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Ted Collins Jr.

1938 - 2018 Obituary Condolences
Ted Collins Jr. Obituary
C.O. Ted Collins, Jr.
C.O. Ted Collins, Jr. was born on May 26, 1938 in Fort Worth, Texas to Clyde Otto "Ted" Collins and Victoria Madden Collins. Ted had fond memories of growing up on Tremont Street in Fort Worth with his older sister, Patricia. Ted's father was a successful oil man and wildcatter – he is famed for having taken the first lease ever recorded in Lea County, NM - and Ted was eager to follow in his father's footsteps. After graduating from Arlington Heights High School, he pursued a Bachelor of Science degree in Geological Engineering, graduating from the University of Oklahoma in 1959.
Ted started his career in the business as a Petroleum Engineer with Pan American Petroleum, where he was stationed in West Texas. At 26, he struck out on his own as an independent, buying and trading leases and prospects with several partners. Just a few years later, he and a few partners created American Quasar Petroleum Company, which at one point was the largest publicly traded drilling fund in the country. In 1982, Ted left American Quasar to become President of HNG Oil Company which would later merge into and ultimately become Enron Oil and Gas, now known as EOG Resources. In 1988, Ted partnered with an old friend with whom he had worked at America Quasar, Herb Ware, to start Collins and Ware. Collins and Ware was one of the first companies to use 3D seismic technology as an exploration tool, which helped them find a number of new discoveries including Fusselman/Ellenburger zones. Herb and Ted ultimately operated numerous wells in multiple basins, including the Permian and Williston Basins.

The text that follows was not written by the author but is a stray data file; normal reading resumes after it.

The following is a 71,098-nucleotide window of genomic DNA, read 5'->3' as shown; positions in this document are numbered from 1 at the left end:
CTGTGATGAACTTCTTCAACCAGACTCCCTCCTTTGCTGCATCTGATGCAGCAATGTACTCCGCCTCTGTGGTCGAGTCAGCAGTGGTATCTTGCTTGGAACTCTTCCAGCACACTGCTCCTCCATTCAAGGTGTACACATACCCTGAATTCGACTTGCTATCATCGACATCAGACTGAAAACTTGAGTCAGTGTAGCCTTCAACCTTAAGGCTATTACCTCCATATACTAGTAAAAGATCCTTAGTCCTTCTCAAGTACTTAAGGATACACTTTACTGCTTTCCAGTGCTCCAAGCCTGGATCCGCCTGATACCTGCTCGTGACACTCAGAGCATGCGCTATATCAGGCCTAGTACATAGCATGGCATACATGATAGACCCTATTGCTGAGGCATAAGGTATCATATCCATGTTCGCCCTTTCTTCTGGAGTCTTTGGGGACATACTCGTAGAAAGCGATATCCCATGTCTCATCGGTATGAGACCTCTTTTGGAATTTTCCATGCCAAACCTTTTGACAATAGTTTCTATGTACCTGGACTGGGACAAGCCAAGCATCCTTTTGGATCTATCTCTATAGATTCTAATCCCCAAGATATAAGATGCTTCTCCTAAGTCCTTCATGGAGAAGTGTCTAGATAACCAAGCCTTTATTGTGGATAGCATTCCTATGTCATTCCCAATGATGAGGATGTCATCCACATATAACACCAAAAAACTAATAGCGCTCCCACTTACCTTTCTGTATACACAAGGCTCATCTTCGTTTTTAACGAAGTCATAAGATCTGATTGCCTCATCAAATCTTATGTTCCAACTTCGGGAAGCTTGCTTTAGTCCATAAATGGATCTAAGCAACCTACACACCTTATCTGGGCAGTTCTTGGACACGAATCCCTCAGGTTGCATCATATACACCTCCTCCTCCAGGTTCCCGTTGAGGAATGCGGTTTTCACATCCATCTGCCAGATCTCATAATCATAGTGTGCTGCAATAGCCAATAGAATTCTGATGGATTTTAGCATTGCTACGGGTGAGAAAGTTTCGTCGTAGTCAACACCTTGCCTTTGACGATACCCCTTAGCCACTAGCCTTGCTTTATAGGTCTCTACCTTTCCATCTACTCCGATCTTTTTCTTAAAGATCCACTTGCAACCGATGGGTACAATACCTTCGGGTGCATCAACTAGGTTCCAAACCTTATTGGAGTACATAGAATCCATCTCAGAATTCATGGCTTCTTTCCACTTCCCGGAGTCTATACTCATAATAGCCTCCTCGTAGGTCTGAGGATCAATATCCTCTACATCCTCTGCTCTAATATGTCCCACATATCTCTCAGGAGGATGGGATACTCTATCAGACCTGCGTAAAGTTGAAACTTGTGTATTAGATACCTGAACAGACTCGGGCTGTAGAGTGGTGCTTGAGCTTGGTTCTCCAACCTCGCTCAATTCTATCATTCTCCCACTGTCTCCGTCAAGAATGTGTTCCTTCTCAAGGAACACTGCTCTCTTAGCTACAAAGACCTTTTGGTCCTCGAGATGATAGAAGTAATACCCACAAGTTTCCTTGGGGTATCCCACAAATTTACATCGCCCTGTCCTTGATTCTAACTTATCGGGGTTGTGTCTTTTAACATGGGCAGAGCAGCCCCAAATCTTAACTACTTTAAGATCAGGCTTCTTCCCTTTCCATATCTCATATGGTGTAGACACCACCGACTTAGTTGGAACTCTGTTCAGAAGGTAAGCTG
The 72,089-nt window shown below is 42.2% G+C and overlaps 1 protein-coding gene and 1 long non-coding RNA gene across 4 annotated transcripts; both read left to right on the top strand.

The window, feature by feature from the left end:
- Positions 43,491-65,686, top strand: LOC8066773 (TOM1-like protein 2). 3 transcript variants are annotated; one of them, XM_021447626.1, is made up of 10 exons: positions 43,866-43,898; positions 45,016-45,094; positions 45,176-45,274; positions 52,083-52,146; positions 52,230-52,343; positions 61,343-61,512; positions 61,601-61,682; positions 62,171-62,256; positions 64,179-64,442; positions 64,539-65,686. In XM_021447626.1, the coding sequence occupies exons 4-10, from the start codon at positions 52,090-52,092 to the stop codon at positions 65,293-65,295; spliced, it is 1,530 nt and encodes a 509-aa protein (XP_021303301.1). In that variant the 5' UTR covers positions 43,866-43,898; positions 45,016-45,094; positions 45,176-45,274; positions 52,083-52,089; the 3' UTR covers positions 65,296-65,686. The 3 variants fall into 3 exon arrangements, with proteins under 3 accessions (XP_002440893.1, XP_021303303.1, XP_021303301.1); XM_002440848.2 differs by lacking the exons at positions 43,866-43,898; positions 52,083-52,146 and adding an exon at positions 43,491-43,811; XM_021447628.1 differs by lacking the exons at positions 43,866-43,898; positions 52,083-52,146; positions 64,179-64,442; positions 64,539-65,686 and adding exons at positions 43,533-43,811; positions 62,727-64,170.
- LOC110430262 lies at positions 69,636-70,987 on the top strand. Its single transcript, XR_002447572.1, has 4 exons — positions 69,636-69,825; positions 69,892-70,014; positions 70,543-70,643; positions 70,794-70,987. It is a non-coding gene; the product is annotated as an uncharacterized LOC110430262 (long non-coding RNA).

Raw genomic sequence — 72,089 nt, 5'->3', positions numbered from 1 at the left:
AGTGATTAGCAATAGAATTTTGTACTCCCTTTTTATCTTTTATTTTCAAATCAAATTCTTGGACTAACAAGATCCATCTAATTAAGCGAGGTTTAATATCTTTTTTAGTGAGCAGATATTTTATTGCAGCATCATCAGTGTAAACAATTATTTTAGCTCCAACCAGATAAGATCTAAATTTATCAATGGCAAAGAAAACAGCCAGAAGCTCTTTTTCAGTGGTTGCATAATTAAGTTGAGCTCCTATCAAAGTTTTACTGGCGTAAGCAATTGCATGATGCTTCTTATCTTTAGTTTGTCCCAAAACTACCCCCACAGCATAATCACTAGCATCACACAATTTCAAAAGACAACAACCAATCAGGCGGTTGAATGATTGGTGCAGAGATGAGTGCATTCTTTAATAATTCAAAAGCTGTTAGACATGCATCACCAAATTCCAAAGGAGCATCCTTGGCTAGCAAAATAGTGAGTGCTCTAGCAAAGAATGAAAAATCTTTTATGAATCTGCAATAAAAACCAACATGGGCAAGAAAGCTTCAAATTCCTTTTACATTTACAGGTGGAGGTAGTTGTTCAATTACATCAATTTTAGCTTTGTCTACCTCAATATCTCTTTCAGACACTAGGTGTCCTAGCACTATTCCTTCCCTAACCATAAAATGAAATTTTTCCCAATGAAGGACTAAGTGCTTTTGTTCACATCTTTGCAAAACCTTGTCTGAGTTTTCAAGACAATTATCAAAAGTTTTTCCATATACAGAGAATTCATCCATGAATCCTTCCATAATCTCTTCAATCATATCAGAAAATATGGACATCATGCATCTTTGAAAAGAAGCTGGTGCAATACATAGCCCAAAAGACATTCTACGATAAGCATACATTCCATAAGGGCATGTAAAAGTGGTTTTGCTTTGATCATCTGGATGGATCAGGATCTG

Ted then turned his attention to new partnerships and ventures, and it was during this time that he started truly earning the moniker, "Ten Percent Ted", for his entrepreneurial pursuit of oil and gas deals and willingness to quickly make decisions and partner with a number of people and companies. One of the first new investments was an early lease play in Montana that became what we now know as the Bakken. Ted was among the first to sell Continental Resources leases in the play, and today they are one of the largest operators in the region. Ted also partnered with his old Fort Worth friend, George Young to form Collins and Young, LLC. Together they had great fun building a sizable position in the Barnett Shale, ultimately making several sales alongside their partners Chief Oil & Gas. He then went on to help create, with his partner Mike Wallace, what ultimately became RSP Permian, now a public company chaired by his close friend Mike Grimm. He also invested with a number of good friends in different ventures, including Cortez Resources, Crown Oil Partners, Double Eagle Development, Echo Energy, OGP Energy, Patriot Resources, Rubicon Oil and Gas, and Silverback Exploration. He served on a number of Boards over the years including most recently RSP Permian, Energy Transfer Partners, Oasis Petroleum and Kimbell Royalty Partners.
Ted was fortunate to have many wonderful partners and was always humble despite his many successes. He was known to repeat the old saying, "Have you ever seen a turtle perched on top of a fence post? If you think about it, he didn't get up there on his own – someone had to put him up there." Ted is the recipient of number industry awards and honors, including the 2006 AAPL Lifetime Achievement award, the 2008 Permian Basin Petroleum Association Top Hand award, induction into the Permian Basin Petroleum Museum Hall of Fame, along with Herb Ware, in 2009, the 2017 Hart Energy's Industry Leader Award, and he was set to receive the 2018 Mewbourne Distinguished Alumni Award from the University of Oklahoma. As Ted would say, "It really does not seem fair to get an award for doing something that you enjoy so much." He was also known to say each time he got one of these awards that he did not deserve it, he had just outlived his competition.